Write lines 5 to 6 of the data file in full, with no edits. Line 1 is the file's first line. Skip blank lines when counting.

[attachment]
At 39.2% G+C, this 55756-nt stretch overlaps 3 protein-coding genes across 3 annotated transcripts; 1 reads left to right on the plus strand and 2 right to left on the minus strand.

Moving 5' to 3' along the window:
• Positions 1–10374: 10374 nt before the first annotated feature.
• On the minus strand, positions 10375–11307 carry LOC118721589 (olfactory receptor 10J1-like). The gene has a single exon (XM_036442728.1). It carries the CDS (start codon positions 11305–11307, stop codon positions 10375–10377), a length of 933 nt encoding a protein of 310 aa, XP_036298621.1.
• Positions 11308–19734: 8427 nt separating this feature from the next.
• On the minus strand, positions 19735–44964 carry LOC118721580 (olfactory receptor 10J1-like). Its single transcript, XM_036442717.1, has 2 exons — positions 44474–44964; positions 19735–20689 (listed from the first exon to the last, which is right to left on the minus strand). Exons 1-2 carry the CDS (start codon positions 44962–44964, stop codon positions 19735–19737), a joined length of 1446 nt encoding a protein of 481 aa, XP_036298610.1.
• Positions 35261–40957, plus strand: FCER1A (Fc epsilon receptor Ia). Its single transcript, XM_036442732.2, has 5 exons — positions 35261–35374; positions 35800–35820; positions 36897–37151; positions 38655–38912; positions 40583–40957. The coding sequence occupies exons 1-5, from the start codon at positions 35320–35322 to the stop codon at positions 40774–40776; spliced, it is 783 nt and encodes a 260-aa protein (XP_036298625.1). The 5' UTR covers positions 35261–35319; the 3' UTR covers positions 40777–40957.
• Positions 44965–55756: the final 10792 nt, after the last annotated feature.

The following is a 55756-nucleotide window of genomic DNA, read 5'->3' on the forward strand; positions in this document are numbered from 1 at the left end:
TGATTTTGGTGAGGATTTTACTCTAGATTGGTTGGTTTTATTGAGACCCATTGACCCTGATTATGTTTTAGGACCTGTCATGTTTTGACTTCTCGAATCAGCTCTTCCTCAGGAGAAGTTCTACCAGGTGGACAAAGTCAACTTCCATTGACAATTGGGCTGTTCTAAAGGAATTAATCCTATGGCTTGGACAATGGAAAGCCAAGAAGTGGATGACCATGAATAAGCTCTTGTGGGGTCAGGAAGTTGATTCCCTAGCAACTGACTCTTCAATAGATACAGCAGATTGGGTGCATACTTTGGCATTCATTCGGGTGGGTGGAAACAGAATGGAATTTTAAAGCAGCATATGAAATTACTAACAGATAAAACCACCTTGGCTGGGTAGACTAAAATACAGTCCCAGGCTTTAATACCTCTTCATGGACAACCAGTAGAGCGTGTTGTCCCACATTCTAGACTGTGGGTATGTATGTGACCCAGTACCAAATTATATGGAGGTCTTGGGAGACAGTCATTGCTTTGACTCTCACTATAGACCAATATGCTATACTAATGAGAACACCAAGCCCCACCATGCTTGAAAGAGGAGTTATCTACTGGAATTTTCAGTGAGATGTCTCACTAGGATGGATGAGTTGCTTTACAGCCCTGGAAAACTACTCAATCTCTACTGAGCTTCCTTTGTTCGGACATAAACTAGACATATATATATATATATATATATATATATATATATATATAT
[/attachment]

• Positions 11308–19734: 8427 nt separating this feature from the next.
• On the minus strand, positions 19735–44964 carry LOC118721580 (olfactory receptor 10J1-like). Its single transcript, XM_036442717.1, has 2 exons — positions 44474–44964; positions 19735–20689 (listed from the first exon to the last, which is right to left on the minus strand). Exons 1-2 carry the CDS (start codon positions 44962–44964, stop codon positions 19735–19737), a joined length of 1446 nt encoding a protein of 481 aa, XP_036298610.1.